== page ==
A string of revelations over the past two years about the National Security Agency’s domestic and international surveillance efforts have brought new awareness to many Americans about online privacy and security concerns. Yet most American adults have not made significant changes to their digital behavior, and 54% say that it would be “somewhat” or “very” difficult to find the tools and strategies that would enhance their privacy online and when using cellphones, according to a Pew Research Center report.

Majority Think Enhancing Their Privacy Protections Would Be Difficult

Why haven’t most Americans taken a more aggressive approach to protecting their digital data? When we asked respondents to tell us in their own words, several possible – and sometimes overlapping – reasons emerged:

I have nothing to hide

One of the most common refrains among those who had not made many changes in their online practices in response to government monitoring programs was that they had “nothing to hide.” This exact phrase appeared repeatedly, but also was reflected in statements that suggested a similar rationale:

“I have nothing to hide from the government so I have not made any changes since learning about U.S. phone and internet monitoring programs.”

“I have not changed anything, I feel confident that I am an honest person with nothing to hide.”

“I have not [made changes]. My life, sorry to say, just isn’t that interesting.”

“I haven’t done anything because I don’t do anything that I am ashamed of or that is wrong.”

I do not have the time or expertise

Some of the open-ended responses from those who did not adopt the various tools or strategies noted the significant time and effort it takes to learn about privacy-protecting measures:

“I do not know anything about some of them and do not have the time to research them at this time.”

“I do not feel expert enough to know what to do to protect myself, and to know that the protection chosen is effective. Technology changes very fast.”

“Don’t know about a lot about computers.”

It won’t prevent monitoring anyway

Another group of respondents expressed the view that additional efforts to protect the privacy of their digital communications wouldn’t be effective:

“I don’t think it will make much of a difference.”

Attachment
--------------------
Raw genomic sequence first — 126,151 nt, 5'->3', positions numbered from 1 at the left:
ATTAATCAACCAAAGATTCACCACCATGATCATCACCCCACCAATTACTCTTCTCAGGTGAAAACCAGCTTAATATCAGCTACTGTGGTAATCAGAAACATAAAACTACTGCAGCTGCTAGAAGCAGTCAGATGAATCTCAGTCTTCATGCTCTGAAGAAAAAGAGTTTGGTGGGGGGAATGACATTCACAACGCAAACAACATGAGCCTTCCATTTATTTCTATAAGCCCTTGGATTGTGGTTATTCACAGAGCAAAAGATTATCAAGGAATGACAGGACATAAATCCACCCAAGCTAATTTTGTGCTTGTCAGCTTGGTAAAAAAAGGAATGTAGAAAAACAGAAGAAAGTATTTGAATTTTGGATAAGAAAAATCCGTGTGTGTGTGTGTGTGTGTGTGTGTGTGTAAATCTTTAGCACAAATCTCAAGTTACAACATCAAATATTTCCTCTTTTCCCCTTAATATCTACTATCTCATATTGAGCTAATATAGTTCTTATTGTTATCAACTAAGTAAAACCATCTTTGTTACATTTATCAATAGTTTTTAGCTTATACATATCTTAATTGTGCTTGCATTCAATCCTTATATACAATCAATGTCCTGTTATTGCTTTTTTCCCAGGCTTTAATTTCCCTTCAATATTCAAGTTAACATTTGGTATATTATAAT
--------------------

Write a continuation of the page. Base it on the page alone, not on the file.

“It doesn’t hurt to try to keep the government out of everything but they have the resources to get past everything anyway …”

“This is all a joke to get people to buy stuff that all has back doors for snooping.”

I don’t want to raise suspicions or invite scrutiny

Others said they had not changed certain aspects of their behavior because they believe that taking such measures could make them appear suspicious or that certain activities could trigger additional monitoring:

“I did not change my behavior because it’s not going to make them stop monitoring me or others. If I change I guess it would send them a red flag to want to monitor me more because it would appear SUSPICIOUS.”

“I didn’t significantly change anything. It’s more like trying to avoid anything questionable, so as not to be scrutinized unnecessarily.”

“I have no *need* for anything further. At some point ‘attempting’ to protect your own privacy will be seen as having a ‘need’ to hide something, and thus inviting further violations.”

I am comfortable with the monitoring because it makes us safer

Among the least likely to use some of the more sophisticated tools to protect their privacy were those who said they were not concerned about the surveillance programs, and those who said they believe the monitoring programs are serving the public interest. When some of these respondents were asked to elaborate on their low level of concern about the programs, they offered a range of comments that emphasized the perceived benefits for national security:

“As I said I have nothing to hide and for the safety of American[s] I would give up some of my privacy.”

“Small price to pay for maintaining our safe environment from terrorist activities.”

“Some monitoring is required to keep Americans safe. The government is just going to review and delete information on boring people like me.”

While only a minority of Americans (40%) feel it is acceptable for the government to monitor ordinary American citizens, many think it is acceptable to monitor others in a variety of other situations. Americans generally support the use of surveillance to investigate criminal activity, as well as circumstances when a person’s digital activity may raise suspicion of potential involvement with terrorism or violent acts.

At the same time, respondents are split on other activities that might warrant closer scrutiny. Notably, this includes certain privacy-enhancing behaviors: 49% believe it is acceptable to monitor the communications of a U.S. citizen who has “used encryption software to hide files,” while 47% think this kind of surveillance is unacceptable. However, awareness of how these tools work and what they are used for may be relatively low. For instance, among a subset of respondents who had heard at least “a little” about the government monitoring programs, 31% said they didn’t know about email encryption tools.

Mary Madden  is a former senior researcher focusing on the internet and technology at Pew Research Center.